Kantha embroidery perceived its origin in the Vedic ages — it’s close-mouthed mention has been found in Krishnadas Kaviraj’s Chaitanya Charitamrita written almost 500 years ago. As a part of ancient art, this technique of embroidery saw the exposure of many kinds of motifs and symbols. The motifs were depiction of basic natural elements such as the sun, trees, animals, human and life in general.
But moderately, the embroidery found relevance and was used to portray fine intricacy, circumscribe culture and religion. With that, more and more rural people in West Bengal, Odisha and the neighboring Bangladesh quaff the style, adding their own personal touch to it.
Kantha embroidery was one of the means by which people in Bengal would drizzle their blessings on the newly born in the family. It would be gifted to their near and dear ones during auspicious occasions like wedding, housewarming and to showcase their skills. An interesting mythological allusion behind the kantha‘s origin talks about both Lords Shiva and Budhha swaddle themselves with garments made from discarded rags (or in 0ther words, Kantha) that were mend, patched and sewn together.
Kantha embroidery is a noticeable style applied to the creation of quilts, blankets and coverlets. Normally in Lep kantha, women sew together layers of old cloth, mostly sarees, with intricate stitches. The thread used for the project is pulled out of the sari itself. Their precise artistry transformed worn out rags into exceptionally beautiful creations that could withstand further usage.
Old, unravel cloths, usually saris, experience a new lease of life, also describing the story of a new life for the women occupied in this craft. Kantha clutch a very special place within the village life in Katna, West Bengal. Making kanthas is a traditional activity as they are used to wrap and protect precious objects. Baby kanthas are prepared to give as gift to the newborn. At her marriage every girl receives an intricate kantha that her mother would have sewn on for years. A kantha is also used during cremation ceremony to cover the dead.
The beauty of Kantha
Visualize a snake leaving colour patterned trails on a field in the course of its tour across it. Kantha, the embroidery once from Murshidabad, in former Bengal, with its running stitch and other silhouette of stitches in coloured thread on handloom saris and other fabrics, is just about that and more.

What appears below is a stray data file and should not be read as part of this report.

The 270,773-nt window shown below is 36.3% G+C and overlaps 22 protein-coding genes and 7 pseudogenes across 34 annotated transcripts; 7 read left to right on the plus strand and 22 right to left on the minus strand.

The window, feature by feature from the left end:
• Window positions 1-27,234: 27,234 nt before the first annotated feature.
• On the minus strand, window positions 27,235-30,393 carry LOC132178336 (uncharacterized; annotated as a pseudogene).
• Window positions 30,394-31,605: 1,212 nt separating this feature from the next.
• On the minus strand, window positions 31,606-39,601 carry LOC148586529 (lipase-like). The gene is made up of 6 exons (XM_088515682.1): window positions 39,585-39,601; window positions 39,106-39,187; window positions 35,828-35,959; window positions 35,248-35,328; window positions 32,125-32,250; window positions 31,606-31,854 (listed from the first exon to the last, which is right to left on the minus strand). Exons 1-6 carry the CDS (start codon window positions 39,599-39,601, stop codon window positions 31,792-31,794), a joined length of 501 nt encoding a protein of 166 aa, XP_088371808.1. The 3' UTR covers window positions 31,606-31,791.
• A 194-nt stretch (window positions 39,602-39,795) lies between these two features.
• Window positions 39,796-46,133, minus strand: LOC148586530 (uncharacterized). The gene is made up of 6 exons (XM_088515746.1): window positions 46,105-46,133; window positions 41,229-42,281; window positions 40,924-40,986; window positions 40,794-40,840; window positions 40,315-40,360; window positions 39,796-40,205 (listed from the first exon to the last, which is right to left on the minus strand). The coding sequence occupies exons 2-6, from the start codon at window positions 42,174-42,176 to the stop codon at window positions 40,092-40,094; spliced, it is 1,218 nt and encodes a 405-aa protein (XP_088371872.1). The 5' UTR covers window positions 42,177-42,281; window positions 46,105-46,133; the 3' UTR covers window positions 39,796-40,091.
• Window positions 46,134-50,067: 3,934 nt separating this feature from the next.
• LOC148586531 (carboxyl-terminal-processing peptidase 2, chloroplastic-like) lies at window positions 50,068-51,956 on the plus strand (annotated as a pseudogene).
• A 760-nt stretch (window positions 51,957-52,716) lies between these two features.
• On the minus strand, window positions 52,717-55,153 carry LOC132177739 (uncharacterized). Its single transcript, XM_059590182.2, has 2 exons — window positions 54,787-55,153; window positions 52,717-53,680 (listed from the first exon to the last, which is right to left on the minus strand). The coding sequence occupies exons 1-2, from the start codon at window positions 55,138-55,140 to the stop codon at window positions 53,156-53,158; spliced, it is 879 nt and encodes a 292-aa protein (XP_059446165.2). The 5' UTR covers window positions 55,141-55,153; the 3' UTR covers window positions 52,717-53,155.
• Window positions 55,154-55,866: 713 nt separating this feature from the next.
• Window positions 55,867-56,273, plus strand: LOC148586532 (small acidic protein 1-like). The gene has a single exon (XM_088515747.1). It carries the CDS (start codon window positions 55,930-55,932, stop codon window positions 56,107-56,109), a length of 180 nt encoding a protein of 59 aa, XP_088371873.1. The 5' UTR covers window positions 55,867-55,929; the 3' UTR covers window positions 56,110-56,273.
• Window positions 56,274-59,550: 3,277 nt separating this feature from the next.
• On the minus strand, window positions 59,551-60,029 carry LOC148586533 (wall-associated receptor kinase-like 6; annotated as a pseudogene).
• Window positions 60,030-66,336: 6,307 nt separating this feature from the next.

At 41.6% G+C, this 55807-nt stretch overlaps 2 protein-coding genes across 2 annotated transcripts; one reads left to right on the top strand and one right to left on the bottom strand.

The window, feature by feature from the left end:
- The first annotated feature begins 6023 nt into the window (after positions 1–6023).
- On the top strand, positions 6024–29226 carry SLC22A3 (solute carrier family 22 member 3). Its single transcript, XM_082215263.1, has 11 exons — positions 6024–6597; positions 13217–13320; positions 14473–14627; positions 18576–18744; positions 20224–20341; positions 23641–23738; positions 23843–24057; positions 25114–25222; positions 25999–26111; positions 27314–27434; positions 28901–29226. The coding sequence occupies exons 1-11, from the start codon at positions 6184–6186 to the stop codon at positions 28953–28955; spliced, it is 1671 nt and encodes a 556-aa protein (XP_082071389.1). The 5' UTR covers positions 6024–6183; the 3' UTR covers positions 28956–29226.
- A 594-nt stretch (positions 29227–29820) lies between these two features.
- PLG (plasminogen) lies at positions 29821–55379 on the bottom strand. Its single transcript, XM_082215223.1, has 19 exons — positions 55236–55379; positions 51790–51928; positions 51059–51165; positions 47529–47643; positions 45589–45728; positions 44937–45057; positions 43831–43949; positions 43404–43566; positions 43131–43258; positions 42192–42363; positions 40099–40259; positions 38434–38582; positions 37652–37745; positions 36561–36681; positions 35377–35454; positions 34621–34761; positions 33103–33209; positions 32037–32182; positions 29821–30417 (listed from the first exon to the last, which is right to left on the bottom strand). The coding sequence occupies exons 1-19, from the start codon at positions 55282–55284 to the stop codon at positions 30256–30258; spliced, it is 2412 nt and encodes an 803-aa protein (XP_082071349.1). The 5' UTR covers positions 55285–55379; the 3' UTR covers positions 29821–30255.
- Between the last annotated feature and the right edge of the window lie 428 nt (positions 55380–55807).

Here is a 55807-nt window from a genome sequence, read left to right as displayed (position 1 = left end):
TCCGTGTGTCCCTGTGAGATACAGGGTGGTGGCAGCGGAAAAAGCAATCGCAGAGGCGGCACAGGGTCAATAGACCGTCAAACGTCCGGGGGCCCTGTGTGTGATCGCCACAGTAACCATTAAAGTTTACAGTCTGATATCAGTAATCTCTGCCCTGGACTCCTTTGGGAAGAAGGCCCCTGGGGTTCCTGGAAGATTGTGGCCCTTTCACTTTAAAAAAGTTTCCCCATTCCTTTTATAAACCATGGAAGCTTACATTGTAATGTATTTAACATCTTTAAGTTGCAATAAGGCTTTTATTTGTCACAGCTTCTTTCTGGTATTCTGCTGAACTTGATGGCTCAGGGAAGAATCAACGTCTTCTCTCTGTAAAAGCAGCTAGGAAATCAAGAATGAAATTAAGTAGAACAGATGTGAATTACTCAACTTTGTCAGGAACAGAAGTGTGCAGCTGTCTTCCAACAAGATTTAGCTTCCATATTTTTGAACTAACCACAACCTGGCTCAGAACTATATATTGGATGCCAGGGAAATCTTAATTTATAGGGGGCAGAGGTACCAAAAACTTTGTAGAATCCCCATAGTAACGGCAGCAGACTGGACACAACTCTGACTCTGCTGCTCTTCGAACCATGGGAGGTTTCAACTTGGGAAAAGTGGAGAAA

This eccentric art that narrate beautiful thread work has the running stitch bring out exquisite endearing motifs of flora and fauna, simple geometrical shapes, scenes from everyday life, mythological themes and folklore in multi-color. The stitches for kantha work primarily embrace the running stitch, darning stitch, satin stitch and loop stitch forms of thread work, however the stem stitch is specifically for the coloured motifs. Kantha work gives the sari a grooved and wavy look that modify plain into unique, average into extraordinary creations. Though the running stitch is most accepted for its ease, other forms of stitch such as darning stitch, satin stitch and loop stitch are also used.
Colour of the thread employed are based on the design and subject, the field or background and the plead that it could possibly create.
More about Kantha
Kantha got a commercial boost in the 80’s when an NGO saw this remarkable skill get it’s rightly due. A plenty of exhibitions were held and training classes organized for willing learners enamoured by this extraordinary skill and in due course the world got the first glimpses of this unique art. Further it was traverse for commercial transactions wherein the women would fulfil orders and get paid for it. This led to a new wave of art outstanding practitioners and soon it became a respectable means of earning a modest income.
In today’s times, rural women still see it as a means to additive the spare income of their households. Many do a lot of kantha work for traders in Kolkata and to export. The price of kantha embroidered saris lies on the cost of the fabric and the patterns used to decorate them. Borders and Pallus of Saris are mainly adorned by beautiful Kantha work set of unique appeal.
Kantha adorn a wide range of garments such as sarees, dupattas, shirts, bedding and a variety of other fabrics in cotton and silk. Old saris and dhotis are modify by kantha work to serve as gifts for beloved ones even today.
Shop Kantha from west Bengal and amaze yourself with beauty held with it.